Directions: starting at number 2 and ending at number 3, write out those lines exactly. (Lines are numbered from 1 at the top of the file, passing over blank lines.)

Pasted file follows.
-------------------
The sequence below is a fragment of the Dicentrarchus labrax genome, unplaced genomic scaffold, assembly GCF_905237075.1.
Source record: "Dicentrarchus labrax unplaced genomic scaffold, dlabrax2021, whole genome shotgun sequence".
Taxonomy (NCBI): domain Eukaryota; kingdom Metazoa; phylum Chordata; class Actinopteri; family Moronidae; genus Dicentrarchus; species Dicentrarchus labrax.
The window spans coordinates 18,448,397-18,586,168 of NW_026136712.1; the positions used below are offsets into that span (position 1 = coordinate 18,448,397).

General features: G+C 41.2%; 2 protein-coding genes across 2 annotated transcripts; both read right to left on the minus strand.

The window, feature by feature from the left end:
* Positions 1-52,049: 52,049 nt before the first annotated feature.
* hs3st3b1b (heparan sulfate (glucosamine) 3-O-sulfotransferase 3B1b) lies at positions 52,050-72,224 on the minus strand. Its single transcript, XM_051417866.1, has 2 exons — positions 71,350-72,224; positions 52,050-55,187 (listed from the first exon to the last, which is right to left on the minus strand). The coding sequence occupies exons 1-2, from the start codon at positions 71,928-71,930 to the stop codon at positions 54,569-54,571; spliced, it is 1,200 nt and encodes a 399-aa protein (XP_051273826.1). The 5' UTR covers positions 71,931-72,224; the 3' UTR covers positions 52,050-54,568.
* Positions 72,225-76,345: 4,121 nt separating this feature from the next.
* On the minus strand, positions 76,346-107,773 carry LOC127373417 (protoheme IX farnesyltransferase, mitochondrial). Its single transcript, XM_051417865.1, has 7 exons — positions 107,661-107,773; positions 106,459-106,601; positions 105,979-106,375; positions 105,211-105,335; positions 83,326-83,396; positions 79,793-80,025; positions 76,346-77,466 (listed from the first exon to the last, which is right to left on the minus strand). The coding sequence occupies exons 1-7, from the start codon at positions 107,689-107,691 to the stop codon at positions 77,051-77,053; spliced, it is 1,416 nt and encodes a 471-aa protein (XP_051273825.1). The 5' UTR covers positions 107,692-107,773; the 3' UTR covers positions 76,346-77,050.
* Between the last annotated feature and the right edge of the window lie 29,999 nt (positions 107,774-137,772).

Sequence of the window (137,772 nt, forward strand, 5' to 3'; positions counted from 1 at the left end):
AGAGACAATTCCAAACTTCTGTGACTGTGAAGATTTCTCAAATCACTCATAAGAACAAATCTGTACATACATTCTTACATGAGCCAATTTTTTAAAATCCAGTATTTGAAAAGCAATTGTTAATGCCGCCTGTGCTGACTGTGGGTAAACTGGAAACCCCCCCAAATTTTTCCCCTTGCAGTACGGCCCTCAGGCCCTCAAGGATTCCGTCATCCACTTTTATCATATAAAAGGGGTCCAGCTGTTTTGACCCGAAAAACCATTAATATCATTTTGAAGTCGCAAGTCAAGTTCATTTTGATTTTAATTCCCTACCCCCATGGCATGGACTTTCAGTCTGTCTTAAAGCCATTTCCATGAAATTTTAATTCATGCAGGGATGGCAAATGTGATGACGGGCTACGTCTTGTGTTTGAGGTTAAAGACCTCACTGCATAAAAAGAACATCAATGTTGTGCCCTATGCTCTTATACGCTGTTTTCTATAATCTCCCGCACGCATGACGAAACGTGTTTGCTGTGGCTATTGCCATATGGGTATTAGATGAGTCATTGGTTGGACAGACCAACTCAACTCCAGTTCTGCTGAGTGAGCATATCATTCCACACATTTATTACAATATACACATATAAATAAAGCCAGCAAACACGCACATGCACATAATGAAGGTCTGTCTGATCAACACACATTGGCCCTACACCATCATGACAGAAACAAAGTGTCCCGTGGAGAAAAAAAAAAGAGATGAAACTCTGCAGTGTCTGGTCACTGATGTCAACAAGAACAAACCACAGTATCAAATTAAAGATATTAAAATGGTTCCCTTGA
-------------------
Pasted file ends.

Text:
Source record: "Dicentrarchus labrax unplaced genomic scaffold, dlabrax2021, whole genome shotgun sequence".
Taxonomy (NCBI): domain Eukaryota; kingdom Metazoa; phylum Chordata; class Actinopteri; family Moronidae; genus Dicentrarchus; species Dicentrarchus labrax.